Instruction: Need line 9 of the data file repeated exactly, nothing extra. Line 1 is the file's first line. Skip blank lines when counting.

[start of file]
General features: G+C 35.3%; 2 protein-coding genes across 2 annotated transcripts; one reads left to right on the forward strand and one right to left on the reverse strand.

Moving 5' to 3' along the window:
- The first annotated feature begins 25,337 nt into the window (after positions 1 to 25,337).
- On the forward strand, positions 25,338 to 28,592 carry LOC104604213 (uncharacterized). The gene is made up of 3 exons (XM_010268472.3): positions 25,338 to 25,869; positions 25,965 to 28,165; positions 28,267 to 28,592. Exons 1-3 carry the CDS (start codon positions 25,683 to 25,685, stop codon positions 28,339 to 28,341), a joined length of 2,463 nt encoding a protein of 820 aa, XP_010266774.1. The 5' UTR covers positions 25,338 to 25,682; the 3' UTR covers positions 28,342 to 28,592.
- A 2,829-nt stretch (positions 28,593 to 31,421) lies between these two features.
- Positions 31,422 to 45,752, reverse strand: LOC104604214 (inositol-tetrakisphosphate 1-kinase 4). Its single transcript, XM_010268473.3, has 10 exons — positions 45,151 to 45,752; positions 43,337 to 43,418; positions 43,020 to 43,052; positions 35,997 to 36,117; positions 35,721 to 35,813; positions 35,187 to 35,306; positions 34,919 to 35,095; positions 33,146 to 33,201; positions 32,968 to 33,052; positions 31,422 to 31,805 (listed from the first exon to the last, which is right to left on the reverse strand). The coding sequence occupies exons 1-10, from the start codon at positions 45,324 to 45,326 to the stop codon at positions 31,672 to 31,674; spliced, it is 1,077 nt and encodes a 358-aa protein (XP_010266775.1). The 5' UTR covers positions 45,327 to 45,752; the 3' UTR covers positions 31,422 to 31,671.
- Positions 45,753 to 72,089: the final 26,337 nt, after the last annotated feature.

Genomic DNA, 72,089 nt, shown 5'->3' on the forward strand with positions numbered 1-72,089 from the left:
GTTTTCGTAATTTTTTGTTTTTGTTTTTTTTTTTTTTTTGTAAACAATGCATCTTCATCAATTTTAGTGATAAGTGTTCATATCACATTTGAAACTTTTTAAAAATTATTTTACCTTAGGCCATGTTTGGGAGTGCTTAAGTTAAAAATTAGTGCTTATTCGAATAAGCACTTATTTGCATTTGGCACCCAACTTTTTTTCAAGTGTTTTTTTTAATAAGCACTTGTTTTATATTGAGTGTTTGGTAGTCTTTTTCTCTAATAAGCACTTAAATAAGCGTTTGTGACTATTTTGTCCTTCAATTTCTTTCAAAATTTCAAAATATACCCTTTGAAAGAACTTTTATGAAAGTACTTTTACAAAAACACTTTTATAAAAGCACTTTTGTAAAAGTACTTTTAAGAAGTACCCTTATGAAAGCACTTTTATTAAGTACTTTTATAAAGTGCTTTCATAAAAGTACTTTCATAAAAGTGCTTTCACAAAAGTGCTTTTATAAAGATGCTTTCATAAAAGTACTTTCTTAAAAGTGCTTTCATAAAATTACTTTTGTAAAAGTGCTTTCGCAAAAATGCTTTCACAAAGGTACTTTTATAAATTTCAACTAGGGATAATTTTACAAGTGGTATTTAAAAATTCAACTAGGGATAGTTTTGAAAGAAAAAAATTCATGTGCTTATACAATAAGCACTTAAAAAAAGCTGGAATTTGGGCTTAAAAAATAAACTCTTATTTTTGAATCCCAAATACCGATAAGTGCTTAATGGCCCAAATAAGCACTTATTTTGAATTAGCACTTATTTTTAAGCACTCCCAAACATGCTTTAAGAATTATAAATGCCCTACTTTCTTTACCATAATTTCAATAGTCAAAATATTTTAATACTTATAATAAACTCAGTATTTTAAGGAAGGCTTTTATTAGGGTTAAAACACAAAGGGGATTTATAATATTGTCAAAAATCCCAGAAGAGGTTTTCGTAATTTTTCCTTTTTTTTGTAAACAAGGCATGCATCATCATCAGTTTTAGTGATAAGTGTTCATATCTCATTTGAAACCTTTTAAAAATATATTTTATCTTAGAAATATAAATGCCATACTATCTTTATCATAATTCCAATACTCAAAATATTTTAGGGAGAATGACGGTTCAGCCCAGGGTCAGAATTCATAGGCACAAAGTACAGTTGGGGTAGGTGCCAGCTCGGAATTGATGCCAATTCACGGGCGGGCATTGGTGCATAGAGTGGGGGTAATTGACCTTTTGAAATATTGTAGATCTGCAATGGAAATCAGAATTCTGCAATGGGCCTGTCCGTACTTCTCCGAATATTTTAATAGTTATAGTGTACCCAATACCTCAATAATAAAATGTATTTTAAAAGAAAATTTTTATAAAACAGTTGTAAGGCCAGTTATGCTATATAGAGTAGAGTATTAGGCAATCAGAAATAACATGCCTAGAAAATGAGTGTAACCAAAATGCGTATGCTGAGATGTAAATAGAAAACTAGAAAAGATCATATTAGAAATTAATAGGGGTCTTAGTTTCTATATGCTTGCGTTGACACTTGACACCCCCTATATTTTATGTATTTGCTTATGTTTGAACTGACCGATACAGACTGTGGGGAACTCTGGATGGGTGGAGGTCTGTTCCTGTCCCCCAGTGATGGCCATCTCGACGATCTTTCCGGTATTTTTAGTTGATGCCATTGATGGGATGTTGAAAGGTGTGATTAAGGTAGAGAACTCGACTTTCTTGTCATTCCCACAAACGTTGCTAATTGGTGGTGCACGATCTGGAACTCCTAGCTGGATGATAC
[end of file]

GTTTTCGTAATTTTTTGTTTTTGTTTTTTTTTTTTTTTTGTAAACAATGCATCTTCATCAATTTTAGTGATAAGTGTTCATATCACATTTGAAACTTTTTAAAAATTATTTTACCTTAGGCCATGTTTGGGAGTGCTTAAGTTAAAAATTAGTGCTTATTCGAATAAGCACTTATTTGCATTTGGCACCCAACTTTTTTTCAAGTGTTTTTTTTAATAAGCACTTGTTTTATATTGAGTGTTTGGTAGTCTTTTTCTCTAATAAGCACTTAAATAAGCGTTTGTGACTATTTTGTCCTTCAATTTCTTTCAAAATTTCAAAATATACCCTTTGAAAGAACTTTTATGAAAGTACTTTTACAAAAACACTTTTATAAAAGCACTTTTGTAAAAGTACTTTTAAGAAGTACCCTTATGAAAGCACTTTTATTAAGTACTTTTATAAAGTGCTTTCATAAAAGTACTTTCATAAAAGTGCTTTCACAAAAGTGCTTTTATAAAGATGCTTTCATAAAAGTACTTTCTTAAAAGTGCTTTCATAAAATTACTTTTGTAAAAGTGCTTTCGCAAAAATGCTTTCACAAAGGTACTTTTATAAATTTCAACTAGGGATAATTTTACAAGTGGTATTTAAAAATTCAACTAGGGATAGTTTTGAAAGAAAAAAATTCATGTGCTTATACAATAAGCACTTAAAAAAAGCTGGAATTTGGGCTTAAAAAATAAACTCTTATTTTTGAATCCCAAATACCGATAAGTGCTTAATGGCCCAAATAAGCACTTATTTTGAATTAGCACTTATTTTTAAGCACTCCCAAACATGCTTTAAGAATTATAAATGCCCTACTTTCTTTACCATAATTTCAATAGTCAAAATATTTTAATACTTATAATAAACTCAGTATTTTAAGGAAGGCTTTTATTAGGGTTAAAACACAAAGGGGATTTATAATATTGTCAAAAATCCCAGAAGAGGTTTTCGTAATTTTTCCTTTTTTTTGTAAACAAGGCATGCATCATCATCAGTTTTAGTGATAAGTGTTCATATCTCATTTGAAACCTTTTAAAAATATATTTTATCTTAGAAATATAAATGCCATACTATCTTTATCATAATTCCAATACTCAAAATATTTTAGGGAGAATGACGGTTCAGCCCAGGGTCAGAATTCATAGGCACAAAGTACAGTTGGGGTAGGTGCCAGCTCGGAATTGATGCCAATTCACGGGCGGGCATTGGTGCATAGAGTGGGGGTAATTGACCTTTTGAAATATTGTAGATCTGCAATGGAAATCAGAATTCTGCAATGGGCCTGTCCGTACTTCTCCGAATATTTTAATAGTTATAGTGTACCCAATACCTCAATAATAAAATGTATTTTAAAAGAAAATTTTTATAAAACAGTTGTAAGGCCAGTTATGCTATATAGAGTAGAGTATTAGGCAATCAGAAATAACATGCCTAGAAAATGAGTGTAACCAAAATGCGTATGCTGAGATGTAAATAGAAAACTAGAAAAGATCATATTAGAAATTAATAGGGGTCTTAGTTTCTATATGCTTGCGTTGACACTTGACACCCCCTATATTTTATGTATTTGCTTATGTTTGAACTGACCGATACAGACTGTGGGGAACTCTGGATGGGTGGAGGTCTGTTCCTGTCCCCCAGTGATGGCCATCTCGACGATCTTTCCGGTATTTTTAGTTGATGCCATTGATGGGATGTTGAAAGGTGTGATTAAGGTAGAGAACTCGACTTTCTTGTCATTCCCACAAACGTTGCTAATTGGTGGTGCACGATCTGGAACTCCTAGCTGGATGATAC